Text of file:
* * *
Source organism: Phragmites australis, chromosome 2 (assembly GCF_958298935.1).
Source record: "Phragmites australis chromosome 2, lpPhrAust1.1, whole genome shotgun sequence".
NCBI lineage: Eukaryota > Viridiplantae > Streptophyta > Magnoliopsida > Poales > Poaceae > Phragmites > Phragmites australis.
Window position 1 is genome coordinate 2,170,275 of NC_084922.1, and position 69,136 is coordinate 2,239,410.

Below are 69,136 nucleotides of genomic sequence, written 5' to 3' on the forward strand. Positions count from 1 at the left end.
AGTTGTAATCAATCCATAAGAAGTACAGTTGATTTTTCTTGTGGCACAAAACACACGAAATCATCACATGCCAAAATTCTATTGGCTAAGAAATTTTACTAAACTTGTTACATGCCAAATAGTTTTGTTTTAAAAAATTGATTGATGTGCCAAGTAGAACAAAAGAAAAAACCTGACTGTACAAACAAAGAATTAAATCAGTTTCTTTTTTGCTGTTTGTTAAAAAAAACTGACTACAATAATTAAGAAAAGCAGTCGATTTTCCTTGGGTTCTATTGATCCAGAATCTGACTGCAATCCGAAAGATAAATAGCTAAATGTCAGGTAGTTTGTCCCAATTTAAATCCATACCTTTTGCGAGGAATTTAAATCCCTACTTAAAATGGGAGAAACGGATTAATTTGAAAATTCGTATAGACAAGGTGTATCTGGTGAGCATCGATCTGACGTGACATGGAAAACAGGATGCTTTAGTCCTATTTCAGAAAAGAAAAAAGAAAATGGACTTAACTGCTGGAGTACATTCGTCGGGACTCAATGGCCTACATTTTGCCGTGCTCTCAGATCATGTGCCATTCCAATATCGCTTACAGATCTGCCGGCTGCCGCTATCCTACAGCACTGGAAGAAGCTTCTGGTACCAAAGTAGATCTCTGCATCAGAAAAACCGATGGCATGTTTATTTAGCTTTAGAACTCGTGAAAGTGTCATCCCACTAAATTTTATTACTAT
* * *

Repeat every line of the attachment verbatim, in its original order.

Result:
Source organism: Phragmites australis, chromosome 2 (assembly GCF_958298935.1).
Source record: "Phragmites australis chromosome 2, lpPhrAust1.1, whole genome shotgun sequence".
NCBI lineage: Eukaryota > Viridiplantae > Streptophyta > Magnoliopsida > Poales > Poaceae > Phragmites > Phragmites australis.
Window position 1 is genome coordinate 2,170,275 of NC_084922.1, and position 69,136 is coordinate 2,239,410.

Below are 69,136 nucleotides of genomic sequence, written 5' to 3' on the forward strand. Positions count from 1 at the left end.
AGTTGTAATCAATCCATAAGAAGTACAGTTGATTTTTCTTGTGGCACAAAACACACGAAATCATCACATGCCAAAATTCTATTGGCTAAGAAATTTTACTAAACTTGTTACATGCCAAATAGTTTTGTTTTAAAAAATTGATTGATGTGCCAAGTAGAACAAAAGAAAAAACCTGACTGTACAAACAAAGAATTAAATCAGTTTCTTTTTTGCTGTTTGTTAAAAAAAACTGACTACAATAATTAAGAAAAGCAGTCGATTTTCCTTGGGTTCTATTGATCCAGAATCTGACTGCAATCCGAAAGATAAATAGCTAAATGTCAGGTAGTTTGTCCCAATTTAAATCCATACCTTTTGCGAGGAATTTAAATCCCTACTTAAAATGGGAGAAACGGATTAATTTGAAAATTCGTATAGACAAGGTGTATCTGGTGAGCATCGATCTGACGTGACATGGAAAACAGGATGCTTTAGTCCTATTTCAGAAAAGAAAAAAGAAAATGGACTTAACTGCTGGAGTACATTCGTCGGGACTCAATGGCCTACATTTTGCCGTGCTCTCAGATCATGTGCCATTCCAATATCGCTTACAGATCTGCCGGCTGCCGCTATCCTACAGCACTGGAAGAAGCTTCTGGTACCAAAGTAGATCTCTGCATCAGAAAAACCGATGGCATGTTTATTTAGCTTTAGAACTCGTGAAAGTGTCATCCCACTAAATTTTATTACTAT